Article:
As Black History Month comes to a close, it’s important that we continue celebrating the impact and integral role that Black Americans have played and continue to play in shaping American culture. We had a few ideas of how to do this…and none felt quite right. So we asked our team how they’d like to see TaxJar best honor Black History Month. They’ve inspired and humbled us by asking that we share the stories of those who have inspired them.

 Here are a few of them:

Madame C J Walker

Black History Month Madame C J Walker
Image: Smithsonian Institution, National Museum of American History : Archives Center.

Madame C J Walker was a  philanthropist, and political and social activist. She started a business in the early 1900’s, and went on to become the first self-made Black female millionaire, building one of the largest hair care manufacturing businesses in the US. Today you can visit the Madam Walker Legacy Center in Indianapolis. A significant piece of our nation’s history, it is the last surviving iconic building on Indiana Avenue,  and is listed on the register of National Historic Landmarks.

Phillis Wheatley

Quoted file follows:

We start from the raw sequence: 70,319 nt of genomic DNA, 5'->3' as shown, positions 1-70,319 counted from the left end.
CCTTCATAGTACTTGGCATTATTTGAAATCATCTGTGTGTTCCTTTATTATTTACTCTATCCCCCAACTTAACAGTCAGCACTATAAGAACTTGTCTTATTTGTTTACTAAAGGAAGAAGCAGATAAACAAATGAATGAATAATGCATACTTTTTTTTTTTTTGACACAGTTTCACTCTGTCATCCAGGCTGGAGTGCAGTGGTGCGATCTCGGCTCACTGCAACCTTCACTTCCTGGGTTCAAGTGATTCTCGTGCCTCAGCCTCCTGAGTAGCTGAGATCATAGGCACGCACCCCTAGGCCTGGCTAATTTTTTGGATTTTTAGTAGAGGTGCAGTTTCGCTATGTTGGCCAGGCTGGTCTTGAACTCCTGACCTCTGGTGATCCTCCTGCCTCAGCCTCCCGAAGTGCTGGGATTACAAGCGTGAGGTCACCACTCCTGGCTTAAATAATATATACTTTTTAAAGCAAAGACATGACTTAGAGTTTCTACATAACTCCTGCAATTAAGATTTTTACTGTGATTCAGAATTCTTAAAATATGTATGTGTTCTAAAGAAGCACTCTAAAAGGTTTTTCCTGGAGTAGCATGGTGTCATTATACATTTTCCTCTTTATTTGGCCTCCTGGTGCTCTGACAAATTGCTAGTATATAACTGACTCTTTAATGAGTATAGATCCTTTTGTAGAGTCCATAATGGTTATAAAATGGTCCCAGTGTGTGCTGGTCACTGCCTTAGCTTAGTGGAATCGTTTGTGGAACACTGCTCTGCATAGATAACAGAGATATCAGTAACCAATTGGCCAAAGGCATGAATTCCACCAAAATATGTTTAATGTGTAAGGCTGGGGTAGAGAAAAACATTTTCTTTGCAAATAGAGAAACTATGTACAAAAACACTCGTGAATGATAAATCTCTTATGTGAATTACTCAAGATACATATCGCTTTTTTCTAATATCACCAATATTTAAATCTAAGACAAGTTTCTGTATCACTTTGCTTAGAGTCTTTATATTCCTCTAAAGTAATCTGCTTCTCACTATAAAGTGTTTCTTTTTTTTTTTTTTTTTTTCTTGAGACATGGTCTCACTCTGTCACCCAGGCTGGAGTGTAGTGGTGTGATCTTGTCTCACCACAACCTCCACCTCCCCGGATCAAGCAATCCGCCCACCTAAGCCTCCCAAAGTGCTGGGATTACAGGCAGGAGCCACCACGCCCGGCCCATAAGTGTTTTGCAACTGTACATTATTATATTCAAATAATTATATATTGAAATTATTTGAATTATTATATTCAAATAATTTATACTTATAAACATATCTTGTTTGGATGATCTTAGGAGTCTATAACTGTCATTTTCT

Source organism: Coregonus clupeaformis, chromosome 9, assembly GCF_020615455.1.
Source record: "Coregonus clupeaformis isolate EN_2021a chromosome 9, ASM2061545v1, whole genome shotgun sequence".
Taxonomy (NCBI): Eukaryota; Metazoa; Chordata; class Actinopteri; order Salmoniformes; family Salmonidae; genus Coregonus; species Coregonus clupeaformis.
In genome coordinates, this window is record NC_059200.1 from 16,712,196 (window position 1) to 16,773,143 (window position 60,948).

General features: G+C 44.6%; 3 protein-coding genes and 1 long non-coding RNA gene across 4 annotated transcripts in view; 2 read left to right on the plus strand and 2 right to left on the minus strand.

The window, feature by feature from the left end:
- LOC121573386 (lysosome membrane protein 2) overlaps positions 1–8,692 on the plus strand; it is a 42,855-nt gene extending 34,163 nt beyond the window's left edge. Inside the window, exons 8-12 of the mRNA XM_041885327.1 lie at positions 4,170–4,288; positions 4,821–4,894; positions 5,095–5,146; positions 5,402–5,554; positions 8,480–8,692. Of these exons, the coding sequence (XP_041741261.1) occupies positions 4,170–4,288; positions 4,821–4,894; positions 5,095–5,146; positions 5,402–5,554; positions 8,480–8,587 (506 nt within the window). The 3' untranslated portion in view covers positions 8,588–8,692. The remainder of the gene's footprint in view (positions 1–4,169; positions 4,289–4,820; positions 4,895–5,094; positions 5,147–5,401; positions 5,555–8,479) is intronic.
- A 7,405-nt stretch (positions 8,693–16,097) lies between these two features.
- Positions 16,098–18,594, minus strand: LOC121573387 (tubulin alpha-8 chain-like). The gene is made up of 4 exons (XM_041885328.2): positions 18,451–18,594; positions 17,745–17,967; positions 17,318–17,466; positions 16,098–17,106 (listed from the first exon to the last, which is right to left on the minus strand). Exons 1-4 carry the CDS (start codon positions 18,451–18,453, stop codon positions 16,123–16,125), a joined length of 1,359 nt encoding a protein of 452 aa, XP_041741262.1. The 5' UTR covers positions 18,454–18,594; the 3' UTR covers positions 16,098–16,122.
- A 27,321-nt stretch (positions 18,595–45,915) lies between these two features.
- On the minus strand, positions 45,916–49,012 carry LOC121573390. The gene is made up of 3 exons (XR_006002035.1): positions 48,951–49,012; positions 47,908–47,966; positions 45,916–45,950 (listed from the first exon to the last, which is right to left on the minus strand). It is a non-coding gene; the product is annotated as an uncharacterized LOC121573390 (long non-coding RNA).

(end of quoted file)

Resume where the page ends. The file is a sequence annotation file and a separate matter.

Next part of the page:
Black History Month Phillis-Wheatley
Image: © Jixue Yang/

It was on this day in 1874 Phillis Wheatley, the first Black woman, and third American woman to publish a book (in the US) passed away at the age of 31. Her work is credited with helping create the foundation of African American literature and her stories live on through The Phillis Wheatley Historical Society at the University of Massachusetts. 

Dr. Carter G. Woodson

Black History Month Carter Woodson
Image: © Scurlock Studios

Dr. Carter G. Woodson founded the Associated Publishers, founded and edited the Negro History Bulletin, and authored over 30 books. His  best known work, The Mis-Education of the Negro, was published in 1933 and is still read and revered by many today. Dr. Woodson is considered by many to be the “father of black history.” In February of 1926 he launched the celebration of “Negro History Week.” Following Dr. Woodson’s lead, in 1976, Negro History Week expanded into Black History Month. Today, many around the country and the world can learn more about Dr. Woodson’s scholarly legacy at the Dr. Carter G. Woodson African American Museum in St. Petersburg, Florida.

We look forward to continuing to share stories from our team, and welcome you to share those who’ve inspired you in the comments below.